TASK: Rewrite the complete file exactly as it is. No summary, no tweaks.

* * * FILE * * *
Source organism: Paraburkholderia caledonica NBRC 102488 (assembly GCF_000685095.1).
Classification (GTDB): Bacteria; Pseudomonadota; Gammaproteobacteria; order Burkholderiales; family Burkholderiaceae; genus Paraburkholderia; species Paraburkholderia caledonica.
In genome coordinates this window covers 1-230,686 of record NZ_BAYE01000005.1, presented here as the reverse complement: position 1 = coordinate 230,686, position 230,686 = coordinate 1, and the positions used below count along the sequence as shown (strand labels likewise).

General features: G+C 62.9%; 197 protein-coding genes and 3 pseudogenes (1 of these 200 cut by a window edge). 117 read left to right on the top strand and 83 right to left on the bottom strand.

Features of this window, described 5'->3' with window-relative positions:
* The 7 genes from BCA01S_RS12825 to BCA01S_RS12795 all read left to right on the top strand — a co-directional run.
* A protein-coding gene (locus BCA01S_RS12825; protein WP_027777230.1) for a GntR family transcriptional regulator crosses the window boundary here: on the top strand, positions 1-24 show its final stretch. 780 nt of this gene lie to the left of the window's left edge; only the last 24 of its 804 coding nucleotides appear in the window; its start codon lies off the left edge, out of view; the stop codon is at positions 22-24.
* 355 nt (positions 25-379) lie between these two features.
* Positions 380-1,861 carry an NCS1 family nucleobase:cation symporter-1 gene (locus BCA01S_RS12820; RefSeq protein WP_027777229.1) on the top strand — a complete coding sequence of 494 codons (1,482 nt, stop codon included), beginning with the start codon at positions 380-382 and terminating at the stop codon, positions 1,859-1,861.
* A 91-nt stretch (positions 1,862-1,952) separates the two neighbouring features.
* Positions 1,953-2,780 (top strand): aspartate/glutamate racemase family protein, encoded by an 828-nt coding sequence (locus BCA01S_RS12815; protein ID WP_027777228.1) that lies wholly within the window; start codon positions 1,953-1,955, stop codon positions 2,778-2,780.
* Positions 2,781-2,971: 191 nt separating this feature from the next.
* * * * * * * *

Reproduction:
Source organism: Paraburkholderia caledonica NBRC 102488 (assembly GCF_000685095.1).
Classification (GTDB): Bacteria; Pseudomonadota; Gammaproteobacteria; order Burkholderiales; family Burkholderiaceae; genus Paraburkholderia; species Paraburkholderia caledonica.
In genome coordinates this window covers 1-230,686 of record NZ_BAYE01000005.1, presented here as the reverse complement: position 1 = coordinate 230,686, position 230,686 = coordinate 1, and the positions used below count along the sequence as shown (strand labels likewise).

General features: G+C 62.9%; 197 protein-coding genes and 3 pseudogenes (1 of these 200 cut by a window edge). 117 read left to right on the top strand and 83 right to left on the bottom strand.

Features of this window, described 5'->3' with window-relative positions:
* The 7 genes from BCA01S_RS12825 to BCA01S_RS12795 all read left to right on the top strand — a co-directional run.
* A protein-coding gene (locus BCA01S_RS12825; protein WP_027777230.1) for a GntR family transcriptional regulator crosses the window boundary here: on the top strand, positions 1-24 show its final stretch. 780 nt of this gene lie to the left of the window's left edge; only the last 24 of its 804 coding nucleotides appear in the window; its start codon lies off the left edge, out of view; the stop codon is at positions 22-24.
* 355 nt (positions 25-379) lie between these two features.
* Positions 380-1,861 carry an NCS1 family nucleobase:cation symporter-1 gene (locus BCA01S_RS12820; RefSeq protein WP_027777229.1) on the top strand — a complete coding sequence of 494 codons (1,482 nt, stop codon included), beginning with the start codon at positions 380-382 and terminating at the stop codon, positions 1,859-1,861.
* A 91-nt stretch (positions 1,862-1,952) separates the two neighbouring features.
* Positions 1,953-2,780 (top strand): aspartate/glutamate racemase family protein, encoded by an 828-nt coding sequence (locus BCA01S_RS12815; protein ID WP_027777228.1) that lies wholly within the window; start codon positions 1,953-1,955, stop codon positions 2,778-2,780.
* Positions 2,781-2,971: 191 nt separating this feature from the next.